Do you consider yourself an ethical person? Chances are you answered "yes," but new research suggests that our ability to act honestly in a given situation is dependent, in part, on the time of day. A study forthcoming in the journal Psychological Science finds that early-risers, or "larks," are more likely to act dishonestly in the late evening hours. Night-owls, on the other hand, exhibit a tendency toward ethical lapses early in the morning.
Most of us are hard-wired to go to sleep and wake up at certain times of day. Some of us are early-to-bed-and-early-to-risers, while others prefer to stay up late and wake up late. Many of us fall somewhere in between. Researchers refer to this preference for sleep times as our "chronotype."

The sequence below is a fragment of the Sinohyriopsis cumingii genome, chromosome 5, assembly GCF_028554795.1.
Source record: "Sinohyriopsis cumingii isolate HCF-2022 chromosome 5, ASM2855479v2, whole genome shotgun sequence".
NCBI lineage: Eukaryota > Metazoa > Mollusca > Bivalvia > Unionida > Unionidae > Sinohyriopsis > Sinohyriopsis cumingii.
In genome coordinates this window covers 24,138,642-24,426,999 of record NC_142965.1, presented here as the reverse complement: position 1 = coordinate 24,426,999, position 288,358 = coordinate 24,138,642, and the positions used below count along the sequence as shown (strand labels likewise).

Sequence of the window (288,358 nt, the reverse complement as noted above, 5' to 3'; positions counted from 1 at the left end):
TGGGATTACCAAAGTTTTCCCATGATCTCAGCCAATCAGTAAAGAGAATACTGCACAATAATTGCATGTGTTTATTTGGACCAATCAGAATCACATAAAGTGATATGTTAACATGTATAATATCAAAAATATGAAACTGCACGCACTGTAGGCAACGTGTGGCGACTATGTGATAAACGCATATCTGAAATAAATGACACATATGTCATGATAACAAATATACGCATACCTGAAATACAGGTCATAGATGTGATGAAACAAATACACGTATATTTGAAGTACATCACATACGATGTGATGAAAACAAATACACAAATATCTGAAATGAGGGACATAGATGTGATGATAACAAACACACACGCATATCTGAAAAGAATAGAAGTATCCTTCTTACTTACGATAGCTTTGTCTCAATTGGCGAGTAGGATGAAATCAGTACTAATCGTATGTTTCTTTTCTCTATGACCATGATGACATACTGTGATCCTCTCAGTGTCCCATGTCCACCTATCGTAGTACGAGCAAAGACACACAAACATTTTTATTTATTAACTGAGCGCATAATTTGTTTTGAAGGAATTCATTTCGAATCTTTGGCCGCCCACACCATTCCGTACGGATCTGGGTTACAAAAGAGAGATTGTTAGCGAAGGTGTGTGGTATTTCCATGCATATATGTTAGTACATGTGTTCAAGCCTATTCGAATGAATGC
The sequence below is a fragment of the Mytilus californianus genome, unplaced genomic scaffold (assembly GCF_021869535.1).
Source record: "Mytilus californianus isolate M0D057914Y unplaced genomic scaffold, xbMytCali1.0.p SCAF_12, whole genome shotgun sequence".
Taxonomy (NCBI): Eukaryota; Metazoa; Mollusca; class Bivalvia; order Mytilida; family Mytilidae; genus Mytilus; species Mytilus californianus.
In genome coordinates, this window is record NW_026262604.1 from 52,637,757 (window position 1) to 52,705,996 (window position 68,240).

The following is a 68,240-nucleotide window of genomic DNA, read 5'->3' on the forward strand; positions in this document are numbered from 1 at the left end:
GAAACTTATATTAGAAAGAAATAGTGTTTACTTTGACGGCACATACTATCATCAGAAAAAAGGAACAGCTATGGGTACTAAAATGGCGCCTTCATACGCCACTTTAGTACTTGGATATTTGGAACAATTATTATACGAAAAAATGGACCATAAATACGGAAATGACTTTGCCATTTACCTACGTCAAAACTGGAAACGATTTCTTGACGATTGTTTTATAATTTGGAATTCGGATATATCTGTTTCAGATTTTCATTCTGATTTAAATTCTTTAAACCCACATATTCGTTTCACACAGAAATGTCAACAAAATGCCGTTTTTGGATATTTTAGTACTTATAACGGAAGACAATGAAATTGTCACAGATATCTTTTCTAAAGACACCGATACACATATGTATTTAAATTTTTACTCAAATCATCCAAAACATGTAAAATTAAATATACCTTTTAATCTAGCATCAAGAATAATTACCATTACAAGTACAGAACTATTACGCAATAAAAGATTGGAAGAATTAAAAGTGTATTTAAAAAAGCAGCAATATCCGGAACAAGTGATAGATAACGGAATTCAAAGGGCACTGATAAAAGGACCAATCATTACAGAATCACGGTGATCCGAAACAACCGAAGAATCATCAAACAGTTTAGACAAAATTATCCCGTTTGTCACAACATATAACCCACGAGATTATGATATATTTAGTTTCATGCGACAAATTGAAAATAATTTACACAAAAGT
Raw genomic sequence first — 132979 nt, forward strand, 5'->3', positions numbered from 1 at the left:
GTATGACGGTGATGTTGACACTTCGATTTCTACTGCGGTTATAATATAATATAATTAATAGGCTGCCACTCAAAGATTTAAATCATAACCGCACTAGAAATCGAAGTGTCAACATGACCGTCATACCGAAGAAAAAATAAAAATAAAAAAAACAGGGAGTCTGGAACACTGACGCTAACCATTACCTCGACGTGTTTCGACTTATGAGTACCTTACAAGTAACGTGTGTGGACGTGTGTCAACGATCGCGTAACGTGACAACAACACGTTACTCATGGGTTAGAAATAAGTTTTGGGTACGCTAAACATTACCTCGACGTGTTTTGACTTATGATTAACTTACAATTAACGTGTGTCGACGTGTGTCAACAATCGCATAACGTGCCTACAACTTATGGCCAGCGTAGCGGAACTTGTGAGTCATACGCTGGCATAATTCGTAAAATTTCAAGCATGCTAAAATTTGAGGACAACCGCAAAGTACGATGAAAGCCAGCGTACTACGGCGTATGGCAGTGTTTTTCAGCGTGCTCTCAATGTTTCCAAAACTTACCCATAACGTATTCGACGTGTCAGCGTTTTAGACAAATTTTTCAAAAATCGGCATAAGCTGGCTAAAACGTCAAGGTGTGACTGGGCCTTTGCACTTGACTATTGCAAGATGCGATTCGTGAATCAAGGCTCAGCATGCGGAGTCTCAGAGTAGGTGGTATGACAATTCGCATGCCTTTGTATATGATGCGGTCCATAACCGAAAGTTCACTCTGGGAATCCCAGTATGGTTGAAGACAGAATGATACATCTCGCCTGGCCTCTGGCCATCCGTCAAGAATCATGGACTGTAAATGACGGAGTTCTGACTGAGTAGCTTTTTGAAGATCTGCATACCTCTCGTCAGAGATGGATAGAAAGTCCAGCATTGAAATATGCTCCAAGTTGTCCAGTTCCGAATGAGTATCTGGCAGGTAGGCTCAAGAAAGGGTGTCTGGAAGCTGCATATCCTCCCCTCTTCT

Chronotype is "largely determined genetically," explains Sunita Sah, one of the authors of the Psychological Science study. "But it can change over time. Teen-agers and students might find their chronotype shifts as they get older." But it's quite difficult to deliberately reset your body's sleep clock in a short period of time, as any new parent knows.